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Welcome to The Chameleon. We document our adventures in travel, style, and food. Hope you have a nice stay!

Girls Going Global by Lily-Wai Edwards

Girls Going Global by Lily-Wai Edwards

Whilst still keeping age-old traditions unscathed, the women of Mumbai have created change in their self-expression. The ever-evolving, diverse and chaotic city encompasses a world of culture, religion, tradition, and generations all on its own. As I try to find my own way in this city that is unlike any other I turned to 4 women who know it like the back of their hand. They not only know the city, but they know who they are as people, in a city that really never sleeps.

As women, we go through phases of self- exploration, self-consciousness, and self- discovery. We’re constantly changing, both externally and internally. Throw in centuries of tradition and societal and cultural influences, self-expression might become a little more difficult. As I roam the streets I observe as women walk past in anything from traditional, full saris to skinny jeans and crop tops. Both equally stylish, the diversity intrigued me.

Who: Minali Gaba

Where: Mumbai, Maharashtra.

What: Business Owner

Age: 30

I had a chance to sit down Minali Gaba, a Mumbaikar who is revolutionising food with her keto brownies, skinny pizza, and vegan cheese. Her cafe “Farmers Cafe”, located in Bandra West is a business that has been five years in the making and has had immense success since it opened just four months ago. After exiting the fashion industry, Minali chased the dream of healthy, organic and local food, and has since been published in magazines such as Vogue and Elle for her healthy, unique creations. Having lived her whole life in Mumbai and owning a cafe that promotes health and self-love, I thought who better to ask about female self-expression!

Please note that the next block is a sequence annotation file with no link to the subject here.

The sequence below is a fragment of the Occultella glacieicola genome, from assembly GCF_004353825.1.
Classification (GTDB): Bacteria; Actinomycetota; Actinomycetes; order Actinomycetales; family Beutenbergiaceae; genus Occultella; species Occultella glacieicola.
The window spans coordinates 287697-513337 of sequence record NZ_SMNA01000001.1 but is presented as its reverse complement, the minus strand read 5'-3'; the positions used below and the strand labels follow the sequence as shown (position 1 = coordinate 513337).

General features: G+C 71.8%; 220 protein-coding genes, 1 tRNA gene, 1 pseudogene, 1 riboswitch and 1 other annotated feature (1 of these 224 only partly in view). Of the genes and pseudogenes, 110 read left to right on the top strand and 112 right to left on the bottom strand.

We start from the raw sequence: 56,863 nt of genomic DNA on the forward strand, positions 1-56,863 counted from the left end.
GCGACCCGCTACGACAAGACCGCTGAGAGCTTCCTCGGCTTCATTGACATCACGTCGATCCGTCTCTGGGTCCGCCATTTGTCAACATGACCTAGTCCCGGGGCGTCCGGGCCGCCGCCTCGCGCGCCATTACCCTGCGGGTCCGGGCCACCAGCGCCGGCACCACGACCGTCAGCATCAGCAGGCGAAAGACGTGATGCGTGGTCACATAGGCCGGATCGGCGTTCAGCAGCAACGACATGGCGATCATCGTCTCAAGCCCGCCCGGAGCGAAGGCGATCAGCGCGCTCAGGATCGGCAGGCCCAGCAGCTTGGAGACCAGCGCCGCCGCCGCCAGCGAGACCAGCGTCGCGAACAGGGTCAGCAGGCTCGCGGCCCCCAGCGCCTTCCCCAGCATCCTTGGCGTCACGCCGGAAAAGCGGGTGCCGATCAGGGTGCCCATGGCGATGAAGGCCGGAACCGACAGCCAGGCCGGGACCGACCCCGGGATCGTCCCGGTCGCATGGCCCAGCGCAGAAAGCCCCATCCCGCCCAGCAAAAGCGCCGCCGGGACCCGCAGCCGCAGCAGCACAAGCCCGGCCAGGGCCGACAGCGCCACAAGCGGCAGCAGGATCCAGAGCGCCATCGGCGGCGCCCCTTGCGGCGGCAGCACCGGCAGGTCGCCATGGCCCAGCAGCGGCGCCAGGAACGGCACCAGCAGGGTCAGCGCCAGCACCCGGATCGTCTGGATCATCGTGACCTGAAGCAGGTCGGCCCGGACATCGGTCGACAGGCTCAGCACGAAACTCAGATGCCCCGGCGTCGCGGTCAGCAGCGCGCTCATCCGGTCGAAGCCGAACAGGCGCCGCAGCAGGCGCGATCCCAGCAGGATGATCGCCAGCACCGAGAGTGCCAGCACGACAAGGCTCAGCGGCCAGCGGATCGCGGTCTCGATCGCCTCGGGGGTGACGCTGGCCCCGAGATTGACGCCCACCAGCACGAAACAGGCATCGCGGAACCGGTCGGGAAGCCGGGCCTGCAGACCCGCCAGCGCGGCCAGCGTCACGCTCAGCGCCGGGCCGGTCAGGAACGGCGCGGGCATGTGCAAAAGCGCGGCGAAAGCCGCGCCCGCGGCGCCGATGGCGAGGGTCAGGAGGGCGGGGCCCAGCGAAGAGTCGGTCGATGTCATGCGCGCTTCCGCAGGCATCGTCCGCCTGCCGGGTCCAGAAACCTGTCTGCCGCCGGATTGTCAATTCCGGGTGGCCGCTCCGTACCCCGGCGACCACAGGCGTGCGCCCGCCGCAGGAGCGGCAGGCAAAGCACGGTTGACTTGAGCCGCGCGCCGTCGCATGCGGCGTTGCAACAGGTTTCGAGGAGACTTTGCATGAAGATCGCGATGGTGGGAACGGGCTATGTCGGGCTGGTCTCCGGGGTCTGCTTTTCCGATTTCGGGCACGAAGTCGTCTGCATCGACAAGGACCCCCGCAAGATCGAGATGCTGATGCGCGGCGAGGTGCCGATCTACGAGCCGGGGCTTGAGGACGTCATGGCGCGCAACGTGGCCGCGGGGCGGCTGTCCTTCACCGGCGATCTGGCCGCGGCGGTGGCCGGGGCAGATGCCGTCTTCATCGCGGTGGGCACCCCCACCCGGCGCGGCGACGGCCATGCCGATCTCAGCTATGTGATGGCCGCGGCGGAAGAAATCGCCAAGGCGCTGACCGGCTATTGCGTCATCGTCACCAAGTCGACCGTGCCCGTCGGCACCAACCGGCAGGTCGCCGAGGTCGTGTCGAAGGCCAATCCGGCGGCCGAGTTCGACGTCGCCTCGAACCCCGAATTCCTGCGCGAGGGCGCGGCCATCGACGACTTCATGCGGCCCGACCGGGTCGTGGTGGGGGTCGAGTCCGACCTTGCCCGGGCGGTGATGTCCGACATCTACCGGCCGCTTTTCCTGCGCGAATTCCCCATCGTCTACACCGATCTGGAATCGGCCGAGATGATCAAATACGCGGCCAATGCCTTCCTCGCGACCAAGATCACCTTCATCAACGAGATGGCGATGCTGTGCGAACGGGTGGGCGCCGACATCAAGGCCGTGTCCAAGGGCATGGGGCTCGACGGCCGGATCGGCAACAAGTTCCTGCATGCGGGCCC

What sets the beauty/fashion standard for women in India apart from other countries?

MG: The traditional simplicity. While we do follow international trends, the pieces that were around 100 years ago are still worn by millions today. In a place like London, a trend such as peplum will be in, and then six months later it’ll be out. Here in India, we always have our classics that never go out of style. If I buy a sari today, my daughter’s daughter can come and wear it. Women wake up in the morning and drape their sari every day, wear those full sari to the office and work all day in them! We have Indian weddings and Diwali, which is unique to India and that everyone dresses up a certain way for.

Are women in India encouraged to express themselves?

MG: Today, yes. Women in Mumbai stand up for themselves and feel free to wear and do what they want. In rural villages, that might not be the case. Those areas are often very male dominant and the women work all day, from dusk till dawn. In those places, there is no such thing as 9-5 jobs. Luckily in Mumbai, women are making a place for themselves. Husbands no longer have dominance and arranged marriages are a concept of the past.

Did any factors such as religion, culture or society have an influence on how or to what degree you expressed yourself?

MG: My upbringing was very liberal and I had and still have complete freedom to believe in what I want. I guess it would have been different for my mum, she had restrictions, had an arranged marriage at 18 and lived in a joint family. In Mumbai, it’s very liberal but even in Delhi, it’s different.

Did social media play (if any) a positive or negative role in your self-expression?

MG: Positive, very positive. Especially after opening the cafe, every time I post I feel very positively supported. I think if you work hard and stay true, no media will ever do you wrong.

Why do you think it’s important that girls learn to express themselves?

MB: I think that we live in a generation in which every human, whether male or female, should have a right to express them. Men have always been expressing, and now here in Mumbai, women are too.

Relative to the topic, what is the best piece of advice that someone has ever given you?

MG: Be patient and work hard for what you want, and you will achieve your dreams. It was my dream to open a cafe for 5 years, and I followed that advice and here I am. I never thought this dream would come true.

Describe your self-expression in one word.

MG: Blessed.


Fight Sunday by Ava Ploeckelman

Fight Sunday by Ava Ploeckelman

What's in A Name? by Amelie Andreas

What's in A Name? by Amelie Andreas